Wednesday, February 21, 2007

Space War



Okay, this is really interesting.
Australian astronomer Ray Palmer was photographing the Southern Cross from his observatory in Western Australia on Feb. 19th when a flaming plume cut across the Milky Way. "I had no idea what it was," he says. "It was moving very slowly and I was able to track it for 35 minutes."

In mid-apparition the object exploded. Gordon Garradd of New South Wales photographed an expanding cloud filled with specks of debris. Tim Thorpe of South Australia saw it, too. "Quite a surreal scene," he says.

What was it? It was a mystery for almost 24 hours until satellite expert Daniel Deak matched the trajectory of the plume in Palmer's photo with the orbit of a derelict rocket booster--"a Briz-M, catalog number 28944."

One year ago, the Briz-M sat atop a Russian Proton rocket that left Earth on Feb. 28, 2006, carrying an Arabsat-4A communications satellite. Shortly after launch, the rocket malfunctioned, leaving the satellite in the wrong orbit and the Briz-M looping around Earth partially-filled with fuel. On Feb. 19, 2007, for reasons unknown, the fuel tanks ruptured over Australia.

Jon P. Boers of the USAF Space Surveillance System confirms the ID and notes "later, on the other side of the world, our RADAR saw 500+ pieces in that orbit." Today the count is up to 1111 fragments. "We're seeing more fragments as the cloud expands," he explains.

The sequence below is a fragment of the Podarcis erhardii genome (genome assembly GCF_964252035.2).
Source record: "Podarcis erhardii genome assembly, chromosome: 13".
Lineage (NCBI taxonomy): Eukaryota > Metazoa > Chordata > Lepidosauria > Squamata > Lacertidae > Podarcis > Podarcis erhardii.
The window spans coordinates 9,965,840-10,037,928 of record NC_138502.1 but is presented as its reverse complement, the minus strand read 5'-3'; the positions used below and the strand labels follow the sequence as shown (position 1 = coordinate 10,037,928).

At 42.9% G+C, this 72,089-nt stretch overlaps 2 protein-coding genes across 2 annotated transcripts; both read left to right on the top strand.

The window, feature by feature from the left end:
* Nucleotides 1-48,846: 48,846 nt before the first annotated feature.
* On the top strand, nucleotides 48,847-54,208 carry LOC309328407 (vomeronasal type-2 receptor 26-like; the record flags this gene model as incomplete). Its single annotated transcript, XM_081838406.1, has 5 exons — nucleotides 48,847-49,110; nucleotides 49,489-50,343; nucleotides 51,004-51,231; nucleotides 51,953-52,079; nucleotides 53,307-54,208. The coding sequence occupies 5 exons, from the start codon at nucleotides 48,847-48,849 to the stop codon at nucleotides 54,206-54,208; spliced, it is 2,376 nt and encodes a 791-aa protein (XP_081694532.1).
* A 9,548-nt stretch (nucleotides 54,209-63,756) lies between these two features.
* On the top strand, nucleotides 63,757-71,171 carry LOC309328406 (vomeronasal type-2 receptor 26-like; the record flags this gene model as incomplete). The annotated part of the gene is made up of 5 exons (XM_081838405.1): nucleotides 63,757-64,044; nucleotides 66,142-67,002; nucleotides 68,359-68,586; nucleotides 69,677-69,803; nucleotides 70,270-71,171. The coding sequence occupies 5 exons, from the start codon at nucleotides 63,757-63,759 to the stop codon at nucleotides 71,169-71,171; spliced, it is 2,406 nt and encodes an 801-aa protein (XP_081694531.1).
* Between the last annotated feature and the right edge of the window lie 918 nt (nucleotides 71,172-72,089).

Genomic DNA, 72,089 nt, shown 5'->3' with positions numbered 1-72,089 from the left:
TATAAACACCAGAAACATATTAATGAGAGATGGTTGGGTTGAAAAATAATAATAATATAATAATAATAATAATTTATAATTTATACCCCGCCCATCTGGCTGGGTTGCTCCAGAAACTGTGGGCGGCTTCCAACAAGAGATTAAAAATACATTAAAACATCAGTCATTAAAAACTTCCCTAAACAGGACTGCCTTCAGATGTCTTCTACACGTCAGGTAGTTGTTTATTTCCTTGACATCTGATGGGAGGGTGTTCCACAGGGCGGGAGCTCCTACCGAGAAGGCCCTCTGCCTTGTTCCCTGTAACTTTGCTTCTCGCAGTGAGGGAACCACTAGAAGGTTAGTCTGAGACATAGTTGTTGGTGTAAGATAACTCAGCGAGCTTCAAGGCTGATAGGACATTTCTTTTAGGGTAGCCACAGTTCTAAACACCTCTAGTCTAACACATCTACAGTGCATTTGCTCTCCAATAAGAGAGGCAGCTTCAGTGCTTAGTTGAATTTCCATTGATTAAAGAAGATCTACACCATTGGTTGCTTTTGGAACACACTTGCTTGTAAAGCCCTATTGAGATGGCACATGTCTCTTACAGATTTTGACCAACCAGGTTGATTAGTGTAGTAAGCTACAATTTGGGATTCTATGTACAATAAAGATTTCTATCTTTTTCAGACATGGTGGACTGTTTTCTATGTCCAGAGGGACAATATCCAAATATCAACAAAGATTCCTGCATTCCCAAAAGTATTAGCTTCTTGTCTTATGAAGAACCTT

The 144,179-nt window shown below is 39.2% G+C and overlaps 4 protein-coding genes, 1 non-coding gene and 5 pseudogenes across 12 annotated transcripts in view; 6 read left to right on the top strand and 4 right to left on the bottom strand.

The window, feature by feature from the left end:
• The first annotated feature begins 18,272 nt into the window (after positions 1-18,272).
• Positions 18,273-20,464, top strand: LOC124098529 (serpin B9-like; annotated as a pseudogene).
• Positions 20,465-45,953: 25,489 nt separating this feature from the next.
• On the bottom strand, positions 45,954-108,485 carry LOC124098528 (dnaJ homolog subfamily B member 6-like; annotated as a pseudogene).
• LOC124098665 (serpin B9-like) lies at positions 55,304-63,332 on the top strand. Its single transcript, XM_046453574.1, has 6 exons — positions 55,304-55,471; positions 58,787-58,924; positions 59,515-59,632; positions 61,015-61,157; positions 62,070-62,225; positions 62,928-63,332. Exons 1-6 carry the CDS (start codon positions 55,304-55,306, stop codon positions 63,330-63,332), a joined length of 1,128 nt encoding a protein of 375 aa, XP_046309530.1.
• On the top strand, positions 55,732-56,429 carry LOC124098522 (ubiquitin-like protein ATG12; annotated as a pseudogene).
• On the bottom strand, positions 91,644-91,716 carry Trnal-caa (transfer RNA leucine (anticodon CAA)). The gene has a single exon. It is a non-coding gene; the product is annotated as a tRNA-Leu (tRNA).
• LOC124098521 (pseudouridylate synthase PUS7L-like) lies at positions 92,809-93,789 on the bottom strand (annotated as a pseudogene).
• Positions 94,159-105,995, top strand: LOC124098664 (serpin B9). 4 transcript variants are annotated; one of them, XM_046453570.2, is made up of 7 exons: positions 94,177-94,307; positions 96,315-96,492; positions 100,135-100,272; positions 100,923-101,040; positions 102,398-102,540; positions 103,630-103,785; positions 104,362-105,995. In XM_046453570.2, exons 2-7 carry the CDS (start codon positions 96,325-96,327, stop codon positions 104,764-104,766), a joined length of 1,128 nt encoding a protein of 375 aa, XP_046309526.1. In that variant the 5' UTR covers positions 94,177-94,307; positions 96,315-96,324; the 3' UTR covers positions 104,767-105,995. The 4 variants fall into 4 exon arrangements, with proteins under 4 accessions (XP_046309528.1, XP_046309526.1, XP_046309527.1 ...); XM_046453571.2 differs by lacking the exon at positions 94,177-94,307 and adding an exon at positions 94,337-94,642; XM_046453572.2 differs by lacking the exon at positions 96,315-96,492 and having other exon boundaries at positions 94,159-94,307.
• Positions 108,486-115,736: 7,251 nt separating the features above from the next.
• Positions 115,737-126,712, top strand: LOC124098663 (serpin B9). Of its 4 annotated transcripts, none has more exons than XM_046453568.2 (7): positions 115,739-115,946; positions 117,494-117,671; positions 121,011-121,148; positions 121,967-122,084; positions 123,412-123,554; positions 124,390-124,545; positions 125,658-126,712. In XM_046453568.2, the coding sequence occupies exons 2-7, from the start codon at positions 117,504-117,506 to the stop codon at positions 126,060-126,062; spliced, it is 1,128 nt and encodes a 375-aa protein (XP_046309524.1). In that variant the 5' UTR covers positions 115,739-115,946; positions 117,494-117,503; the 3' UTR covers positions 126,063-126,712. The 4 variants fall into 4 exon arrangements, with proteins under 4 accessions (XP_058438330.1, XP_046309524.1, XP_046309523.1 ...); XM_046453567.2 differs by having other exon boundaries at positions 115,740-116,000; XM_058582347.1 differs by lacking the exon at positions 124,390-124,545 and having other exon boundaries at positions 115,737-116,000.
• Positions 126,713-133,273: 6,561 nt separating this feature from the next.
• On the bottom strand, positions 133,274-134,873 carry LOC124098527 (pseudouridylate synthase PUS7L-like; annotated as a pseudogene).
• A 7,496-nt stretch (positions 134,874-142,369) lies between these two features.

I thought for a moment we were seeing evidence of a galatic battle. In any event, I think it's clear that skies in the southern hemisphere are more interesting than ours.

4 comments:

Polly said...

What did Maxx do to set that rocket fuel alight?

Can't blame Maxx for playing in the Southern skies, the atmosphere must be so clean in southern Australia and New Zealand.

poopyman said...

Since everything orbits around the center of the earth, everything orbiting the earth that is seen in the Southern Hemisphere comes around to the same latitude in the Northern Hemisphere. That's why the USAF radar saw the 500+ fragments. That was over us.

This is probably going to become a PITA for manned missions. From a space.com article:
The orbit of the debris pieces will eventually decay due to atmospheric drag and burn up in the Earth's atmosphere. "But it's a relatively high orbit," Matney said. "I suspect they'll be in orbit for a very long time, maybe decades."

Meaning they're now probably higher than manned missions go, but will slowly come down, until they reenter.

four legs good said...

poopyman, of course for the debris.

I just meant their stars are more interesting. Southern Cross and all that.

Less light pollution too, I imagine.

Poopyman said...

Wonder why I wrote that blurb? Oh well...

According to New Zealand's population clock the whole country only has slightly more than 4 million people! Mucho dark skies! Ditto for the most of Australia, particularly the interior.

I've only been as far south as Martinique, which was barely far enough to catch the Magellanic Clouds. I'd love to visit NZ some time for the scenery, skies, and sailing. Looks like the South Island is very rural.